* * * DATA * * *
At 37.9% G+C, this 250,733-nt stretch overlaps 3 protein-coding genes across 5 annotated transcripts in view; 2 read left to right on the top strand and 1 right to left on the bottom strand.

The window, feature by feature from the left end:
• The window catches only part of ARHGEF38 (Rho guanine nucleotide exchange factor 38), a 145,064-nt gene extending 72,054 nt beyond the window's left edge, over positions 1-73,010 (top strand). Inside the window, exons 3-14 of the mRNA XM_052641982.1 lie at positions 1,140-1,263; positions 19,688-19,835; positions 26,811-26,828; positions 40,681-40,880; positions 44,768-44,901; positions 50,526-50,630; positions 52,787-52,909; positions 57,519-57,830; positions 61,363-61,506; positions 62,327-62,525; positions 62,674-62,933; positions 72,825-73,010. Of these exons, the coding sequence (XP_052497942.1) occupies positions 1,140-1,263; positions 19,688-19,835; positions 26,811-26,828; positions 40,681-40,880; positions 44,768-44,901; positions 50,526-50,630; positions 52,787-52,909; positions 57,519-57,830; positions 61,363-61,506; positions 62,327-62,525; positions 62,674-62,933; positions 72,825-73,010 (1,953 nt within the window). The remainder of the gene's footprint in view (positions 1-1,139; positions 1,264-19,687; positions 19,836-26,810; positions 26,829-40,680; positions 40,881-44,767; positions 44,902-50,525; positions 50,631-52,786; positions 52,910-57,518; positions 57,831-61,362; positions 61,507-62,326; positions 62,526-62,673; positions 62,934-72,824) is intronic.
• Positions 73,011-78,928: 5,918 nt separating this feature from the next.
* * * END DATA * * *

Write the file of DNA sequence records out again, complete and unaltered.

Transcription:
At 37.9% G+C, this 250,733-nt stretch overlaps 3 protein-coding genes across 5 annotated transcripts in view; 2 read left to right on the top strand and 1 right to left on the bottom strand.

The window, feature by feature from the left end:
• The window catches only part of ARHGEF38 (Rho guanine nucleotide exchange factor 38), a 145,064-nt gene extending 72,054 nt beyond the window's left edge, over positions 1-73,010 (top strand). Inside the window, exons 3-14 of the mRNA XM_052641982.1 lie at positions 1,140-1,263; positions 19,688-19,835; positions 26,811-26,828; positions 40,681-40,880; positions 44,768-44,901; positions 50,526-50,630; positions 52,787-52,909; positions 57,519-57,830; positions 61,363-61,506; positions 62,327-62,525; positions 62,674-62,933; positions 72,825-73,010. Of these exons, the coding sequence (XP_052497942.1) occupies positions 1,140-1,263; positions 19,688-19,835; positions 26,811-26,828; positions 40,681-40,880; positions 44,768-44,901; positions 50,526-50,630; positions 52,787-52,909; positions 57,519-57,830; positions 61,363-61,506; positions 62,327-62,525; positions 62,674-62,933; positions 72,825-73,010 (1,953 nt within the window). The remainder of the gene's footprint in view (positions 1-1,139; positions 1,264-19,687; positions 19,836-26,810; positions 26,829-40,680; positions 40,881-44,767; positions 44,902-50,525; positions 50,631-52,786; positions 52,910-57,518; positions 57,831-61,362; positions 61,507-62,326; positions 62,526-62,673; positions 62,934-72,824) is intronic.
• Positions 73,011-78,928: 5,918 nt separating this feature from the next.